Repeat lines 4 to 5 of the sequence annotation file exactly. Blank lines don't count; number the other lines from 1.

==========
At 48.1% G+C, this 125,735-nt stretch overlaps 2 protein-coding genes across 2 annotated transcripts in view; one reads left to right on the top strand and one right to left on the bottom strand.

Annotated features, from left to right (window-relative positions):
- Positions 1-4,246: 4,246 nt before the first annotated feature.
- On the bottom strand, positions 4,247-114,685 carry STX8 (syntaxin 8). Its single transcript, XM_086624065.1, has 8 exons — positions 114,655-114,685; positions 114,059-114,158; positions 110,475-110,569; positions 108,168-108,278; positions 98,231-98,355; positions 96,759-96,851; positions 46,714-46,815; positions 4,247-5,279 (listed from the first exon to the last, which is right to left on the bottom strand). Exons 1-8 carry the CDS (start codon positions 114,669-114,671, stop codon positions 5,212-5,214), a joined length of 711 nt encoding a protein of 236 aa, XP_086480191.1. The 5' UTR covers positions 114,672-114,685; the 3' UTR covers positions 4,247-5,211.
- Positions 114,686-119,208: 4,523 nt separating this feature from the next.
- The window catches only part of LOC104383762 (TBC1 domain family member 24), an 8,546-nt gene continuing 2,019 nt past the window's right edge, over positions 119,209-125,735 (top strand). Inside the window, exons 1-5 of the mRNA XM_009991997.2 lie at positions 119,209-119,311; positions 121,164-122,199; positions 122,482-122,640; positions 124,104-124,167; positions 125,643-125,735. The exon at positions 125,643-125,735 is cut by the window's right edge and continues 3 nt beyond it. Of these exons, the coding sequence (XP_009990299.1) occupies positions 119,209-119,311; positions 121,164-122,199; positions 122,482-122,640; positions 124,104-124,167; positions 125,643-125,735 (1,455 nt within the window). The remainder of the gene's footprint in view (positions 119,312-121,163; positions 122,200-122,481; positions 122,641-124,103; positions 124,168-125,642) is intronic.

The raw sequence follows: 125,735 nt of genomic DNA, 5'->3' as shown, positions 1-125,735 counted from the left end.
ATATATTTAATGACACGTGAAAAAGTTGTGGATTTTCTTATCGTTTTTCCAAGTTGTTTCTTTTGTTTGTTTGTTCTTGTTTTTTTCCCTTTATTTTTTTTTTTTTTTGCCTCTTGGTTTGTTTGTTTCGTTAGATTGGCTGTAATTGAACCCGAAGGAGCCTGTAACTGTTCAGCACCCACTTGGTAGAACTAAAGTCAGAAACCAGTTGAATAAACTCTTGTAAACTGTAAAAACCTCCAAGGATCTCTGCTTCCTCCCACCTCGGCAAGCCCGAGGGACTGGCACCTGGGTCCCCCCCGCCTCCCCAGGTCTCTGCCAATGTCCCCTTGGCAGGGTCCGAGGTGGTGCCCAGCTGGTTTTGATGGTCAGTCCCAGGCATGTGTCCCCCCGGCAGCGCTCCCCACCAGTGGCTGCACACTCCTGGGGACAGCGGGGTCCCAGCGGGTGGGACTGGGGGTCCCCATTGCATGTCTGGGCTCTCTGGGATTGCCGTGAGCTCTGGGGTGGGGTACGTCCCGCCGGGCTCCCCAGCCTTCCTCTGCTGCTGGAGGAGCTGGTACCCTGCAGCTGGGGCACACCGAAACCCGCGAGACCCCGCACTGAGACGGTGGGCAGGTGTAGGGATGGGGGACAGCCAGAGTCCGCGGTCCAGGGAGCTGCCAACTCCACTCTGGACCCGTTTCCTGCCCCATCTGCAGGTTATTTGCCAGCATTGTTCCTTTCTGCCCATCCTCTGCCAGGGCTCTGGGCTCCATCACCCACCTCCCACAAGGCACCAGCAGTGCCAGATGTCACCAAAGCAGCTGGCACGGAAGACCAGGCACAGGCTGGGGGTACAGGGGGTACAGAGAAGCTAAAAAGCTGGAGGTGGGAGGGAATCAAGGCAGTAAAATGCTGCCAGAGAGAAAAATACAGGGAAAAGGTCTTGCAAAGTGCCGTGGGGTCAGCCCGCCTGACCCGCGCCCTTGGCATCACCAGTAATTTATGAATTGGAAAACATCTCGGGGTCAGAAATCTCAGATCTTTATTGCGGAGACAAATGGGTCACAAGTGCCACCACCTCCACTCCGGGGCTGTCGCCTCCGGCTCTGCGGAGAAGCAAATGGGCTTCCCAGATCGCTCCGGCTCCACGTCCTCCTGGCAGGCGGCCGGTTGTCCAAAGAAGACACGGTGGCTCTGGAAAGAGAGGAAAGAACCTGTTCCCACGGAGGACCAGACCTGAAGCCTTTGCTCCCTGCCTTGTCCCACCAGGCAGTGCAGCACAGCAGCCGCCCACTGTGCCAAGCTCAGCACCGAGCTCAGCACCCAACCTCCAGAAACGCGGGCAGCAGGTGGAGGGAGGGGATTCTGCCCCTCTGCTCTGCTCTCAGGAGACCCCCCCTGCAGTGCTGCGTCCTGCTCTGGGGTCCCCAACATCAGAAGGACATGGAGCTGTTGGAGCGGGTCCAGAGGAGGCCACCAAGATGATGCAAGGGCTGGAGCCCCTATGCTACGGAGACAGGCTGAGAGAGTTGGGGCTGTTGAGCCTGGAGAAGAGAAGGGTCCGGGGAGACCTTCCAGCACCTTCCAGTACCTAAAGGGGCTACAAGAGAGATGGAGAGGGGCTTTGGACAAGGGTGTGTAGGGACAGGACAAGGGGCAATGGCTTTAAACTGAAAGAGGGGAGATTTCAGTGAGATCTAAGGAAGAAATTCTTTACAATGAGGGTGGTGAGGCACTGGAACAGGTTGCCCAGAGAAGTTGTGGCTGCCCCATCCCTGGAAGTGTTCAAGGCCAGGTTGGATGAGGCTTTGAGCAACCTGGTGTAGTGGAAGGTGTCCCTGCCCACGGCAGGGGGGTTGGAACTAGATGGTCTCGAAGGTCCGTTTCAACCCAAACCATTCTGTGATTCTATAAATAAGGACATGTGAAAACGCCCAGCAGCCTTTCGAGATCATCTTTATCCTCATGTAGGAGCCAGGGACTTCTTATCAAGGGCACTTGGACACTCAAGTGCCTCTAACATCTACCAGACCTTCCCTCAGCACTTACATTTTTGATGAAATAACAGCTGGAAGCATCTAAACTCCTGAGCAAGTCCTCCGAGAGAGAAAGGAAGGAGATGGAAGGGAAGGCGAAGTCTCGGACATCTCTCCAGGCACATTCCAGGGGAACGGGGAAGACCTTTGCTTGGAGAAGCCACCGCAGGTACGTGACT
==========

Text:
- On the bottom strand, positions 4,247-114,685 carry STX8 (syntaxin 8). Its single transcript, XM_086624065.1, has 8 exons — positions 114,655-114,685; positions 114,059-114,158; positions 110,475-110,569; positions 108,168-108,278; positions 98,231-98,355; positions 96,759-96,851; positions 46,714-46,815; positions 4,247-5,279 (listed from the first exon to the last, which is right to left on the bottom strand). Exons 1-8 carry the CDS (start codon positions 114,669-114,671, stop codon positions 5,212-5,214), a joined length of 711 nt encoding a protein of 236 aa, XP_086480191.1. The 5' UTR covers positions 114,672-114,685; the 3' UTR covers positions 4,247-5,211.
- Positions 114,686-119,208: 4,523 nt separating this feature from the next.